By Joshua Miller
Since the fall of the Berlin wall, the world has entered a radically different era than it once was in the 1950s. In the thick of the Cold War, the United States maintained an arsenal of over 10,000 nuclear warheads in a nuclear triad capability – heavy bombers, submarines, and land-based intercontinental ballistic missiles. The United States and Russia have made considerable progress through their arms reduction talks, despite some rocky moments along the way; the Nonproliferation Treaty in 1968, SALT I & II in the 1970s, START I & II in the 90s, and the Comprehensive Test Ban Treaty and New START Treaty in the 2000s have halted development of and reduced nuclear stockpiles. Despite these reductions, Russia still poses as the main contender against America’s nuclear capability; thus, Russia continues to be the preeminent bellwether on the sizing of the U.S. nuclear arsenal.
President Obama gave a speech in Berlin this past June, which suggested that the United States and Russia diminish their stockpiles further– signifying the need for the U.S. to start thinking about an appropriate balance within its strategic and fiscal needs. The purpose of having a nuclear triad is to significantly reduce the possibility that an enemy could destroy all of a nation’s nuclear forces in a first-strike attack – in essence, survivability. Another issue is their affordability and requirements for deterrence. For example, The United States Navy recently announced that it was planning to build 12 ballistic missile submarines that are so costly that the service is asking for a supplemental funding for $60 billion over the course of 15 years. Many have indicated the Navy can do the same with less SSBNs—as few as 8. The Navy claims that if not given supplemental funding, 32 warships would fall out of its inventory – leaving its size below its overall fleet target; this is not to mention the congressionally mandated automatic cuts in fiscal 2013 that have resulted in civilian furloughs.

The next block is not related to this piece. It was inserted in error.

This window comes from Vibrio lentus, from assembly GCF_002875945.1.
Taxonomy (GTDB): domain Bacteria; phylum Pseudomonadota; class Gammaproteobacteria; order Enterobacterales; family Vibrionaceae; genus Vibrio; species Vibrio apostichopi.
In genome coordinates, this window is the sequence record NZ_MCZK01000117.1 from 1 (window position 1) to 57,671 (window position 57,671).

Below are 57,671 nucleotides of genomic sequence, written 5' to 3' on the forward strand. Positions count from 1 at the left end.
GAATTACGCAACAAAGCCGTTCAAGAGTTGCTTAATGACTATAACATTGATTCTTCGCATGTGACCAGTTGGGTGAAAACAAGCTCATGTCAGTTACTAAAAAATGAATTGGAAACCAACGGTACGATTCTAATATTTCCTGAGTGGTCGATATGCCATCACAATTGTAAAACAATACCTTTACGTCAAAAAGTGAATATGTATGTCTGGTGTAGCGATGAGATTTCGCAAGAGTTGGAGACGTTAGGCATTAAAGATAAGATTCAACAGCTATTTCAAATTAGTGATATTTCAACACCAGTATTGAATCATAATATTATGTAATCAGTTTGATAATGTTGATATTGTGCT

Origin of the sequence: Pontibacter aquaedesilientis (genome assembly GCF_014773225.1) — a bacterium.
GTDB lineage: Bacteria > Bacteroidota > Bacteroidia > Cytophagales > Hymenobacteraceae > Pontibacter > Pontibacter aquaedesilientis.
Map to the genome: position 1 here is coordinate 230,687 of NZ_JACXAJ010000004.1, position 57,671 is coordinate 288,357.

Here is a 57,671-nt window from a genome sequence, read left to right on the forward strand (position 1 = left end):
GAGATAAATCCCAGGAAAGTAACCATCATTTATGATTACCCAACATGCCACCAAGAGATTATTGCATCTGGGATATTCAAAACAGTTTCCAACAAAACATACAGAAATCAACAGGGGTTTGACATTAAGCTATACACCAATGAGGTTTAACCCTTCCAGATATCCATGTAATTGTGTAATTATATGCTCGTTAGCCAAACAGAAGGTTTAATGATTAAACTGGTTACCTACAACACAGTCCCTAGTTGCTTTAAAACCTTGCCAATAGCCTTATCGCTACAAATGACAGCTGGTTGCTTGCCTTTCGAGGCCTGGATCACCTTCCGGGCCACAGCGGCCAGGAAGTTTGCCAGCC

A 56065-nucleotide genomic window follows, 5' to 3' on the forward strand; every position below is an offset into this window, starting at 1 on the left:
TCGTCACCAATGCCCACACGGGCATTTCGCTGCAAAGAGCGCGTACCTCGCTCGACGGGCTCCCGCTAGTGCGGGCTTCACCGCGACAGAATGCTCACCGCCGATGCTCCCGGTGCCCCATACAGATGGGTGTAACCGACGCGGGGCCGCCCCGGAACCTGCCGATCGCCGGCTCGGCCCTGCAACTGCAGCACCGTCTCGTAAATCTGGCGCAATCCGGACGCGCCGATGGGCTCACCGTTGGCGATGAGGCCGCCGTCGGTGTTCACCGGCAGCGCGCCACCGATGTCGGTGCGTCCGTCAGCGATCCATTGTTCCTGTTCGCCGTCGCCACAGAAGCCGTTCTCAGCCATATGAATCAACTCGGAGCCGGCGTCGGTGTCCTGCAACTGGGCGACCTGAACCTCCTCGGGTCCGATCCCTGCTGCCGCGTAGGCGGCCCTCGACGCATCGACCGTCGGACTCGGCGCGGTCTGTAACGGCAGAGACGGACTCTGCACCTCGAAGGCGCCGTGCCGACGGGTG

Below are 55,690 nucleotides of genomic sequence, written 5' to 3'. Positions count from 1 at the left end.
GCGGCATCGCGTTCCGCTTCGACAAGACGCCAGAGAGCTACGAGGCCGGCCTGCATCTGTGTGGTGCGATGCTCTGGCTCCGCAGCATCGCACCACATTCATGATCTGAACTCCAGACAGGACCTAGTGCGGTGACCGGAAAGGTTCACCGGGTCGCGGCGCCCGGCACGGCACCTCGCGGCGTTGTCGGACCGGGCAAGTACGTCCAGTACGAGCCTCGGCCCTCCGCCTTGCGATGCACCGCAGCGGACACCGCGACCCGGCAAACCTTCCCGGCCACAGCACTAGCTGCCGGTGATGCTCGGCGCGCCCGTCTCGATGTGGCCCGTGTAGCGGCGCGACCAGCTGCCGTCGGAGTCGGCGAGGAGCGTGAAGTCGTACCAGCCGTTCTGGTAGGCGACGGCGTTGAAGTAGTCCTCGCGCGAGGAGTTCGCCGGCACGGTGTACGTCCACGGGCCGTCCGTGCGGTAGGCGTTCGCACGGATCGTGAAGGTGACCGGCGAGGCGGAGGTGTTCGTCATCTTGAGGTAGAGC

Rear Admiral Richard Breckenridge, undersea warfare director in the office of the chief of naval operations, asserted “there are some programs within DOD that are treated differently and not seen as service-specific programs” (referring to the Ohio-class ballistic missile submarine replacement program).
In order to assess this SSBN-X issue appropriately, it is necessary to look at the other two legs of the nuclear triad. Intercontinental ballistic missiles are the oldest and least expensive leg of the triad. A 100-missile reduction of Minuteman III missiles would save upwards of $3 billion dollars without affecting US security. The Air Force has already begun to reduce its B-2 and B-52 bombers under the New START. The Navy should be making similar reductions, and under sequestration it must accordingly find areas where it can cut back. For example, buying eight instead of 12 new Ohio replacements and pushing procurements two years until 2015 – saving $15 billion over a decade.
While we do live in a world that calls for more security, nuclear weapons deployments don’t provide the right kind of security we need in the post-cold war world. President Dwight D. Eisenhower’s farewell address still has prescient words that ring true today when he said “each proposal must be weighed in the light of a broader consideration: The need to maintain balance in and among national programs – balance between the private and the public economy; balance between cost and hoped for advantage; balance between the clearly necessary and the comfortably desirable; balance between our essential requirements as a nation and the duties imposed by the nation upon the individual; balance between actions of the moment and the national welfare of the future.”